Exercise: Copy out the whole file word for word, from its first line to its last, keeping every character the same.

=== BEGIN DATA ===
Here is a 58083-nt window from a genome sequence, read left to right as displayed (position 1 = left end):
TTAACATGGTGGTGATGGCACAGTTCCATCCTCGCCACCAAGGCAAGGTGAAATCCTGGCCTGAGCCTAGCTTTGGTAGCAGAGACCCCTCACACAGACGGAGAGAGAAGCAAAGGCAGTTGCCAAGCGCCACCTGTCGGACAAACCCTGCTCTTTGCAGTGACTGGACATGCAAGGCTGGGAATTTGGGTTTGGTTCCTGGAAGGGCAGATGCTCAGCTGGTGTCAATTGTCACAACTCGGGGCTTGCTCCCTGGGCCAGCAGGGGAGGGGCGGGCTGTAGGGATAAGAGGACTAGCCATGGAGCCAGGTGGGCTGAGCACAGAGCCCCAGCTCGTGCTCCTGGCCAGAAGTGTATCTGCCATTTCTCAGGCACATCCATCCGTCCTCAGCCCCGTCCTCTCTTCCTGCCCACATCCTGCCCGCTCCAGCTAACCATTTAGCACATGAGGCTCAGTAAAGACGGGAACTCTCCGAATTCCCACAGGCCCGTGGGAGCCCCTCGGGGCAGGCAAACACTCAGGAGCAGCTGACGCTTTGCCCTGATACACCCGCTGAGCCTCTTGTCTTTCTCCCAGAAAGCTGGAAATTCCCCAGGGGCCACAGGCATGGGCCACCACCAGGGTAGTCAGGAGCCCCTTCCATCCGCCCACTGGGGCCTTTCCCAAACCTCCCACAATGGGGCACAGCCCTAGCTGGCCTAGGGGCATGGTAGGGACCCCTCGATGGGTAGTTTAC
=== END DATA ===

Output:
Here is a 58083-nt window from a genome sequence, read left to right as displayed (position 1 = left end):
TTAACATGGTGGTGATGGCACAGTTCCATCCTCGCCACCAAGGCAAGGTGAAATCCTGGCCTGAGCCTAGCTTTGGTAGCAGAGACCCCTCACACAGACGGAGAGAGAAGCAAAGGCAGTTGCCAAGCGCCACCTGTCGGACAAACCCTGCTCTTTGCAGTGACTGGACATGCAAGGCTGGGAATTTGGGTTTGGTTCCTGGAAGGGCAGATGCTCAGCTGGTGTCAATTGTCACAACTCGGGGCTTGCTCCCTGGGCCAGCAGGGGAGGGGCGGGCTGTAGGGATAAGAGGACTAGCCATGGAGCCAGGTGGGCTGAGCACAGAGCCCCAGCTCGTGCTCCTGGCCAGAAGTGTATCTGCCATTTCTCAGGCACATCCATCCGTCCTCAGCCCCGTCCTCTCTTCCTGCCCACATCCTGCCCGCTCCAGCTAACCATTTAGCACATGAGGCTCAGTAAAGACGGGAACTCTCCGAATTCCCACAGGCCCGTGGGAGCCCCTCGGGGCAGGCAAACACTCAGGAGCAGCTGACGCTTTGCCCTGATACACCCGCTGAGCCTCTTGTCTTTCTCCCAGAAAGCTGGAAATTCCCCAGGGGCCACAGGCATGGGCCACCACCAGGGTAGTCAGGAGCCCCTTCCATCCGCCCACTGGGGCCTTTCCCAAACCTCCCACAATGGGGCACAGCCCTAGCTGGCCTAGGGGCATGGTAGGGACCCCTCGATGGGTAGTTTAC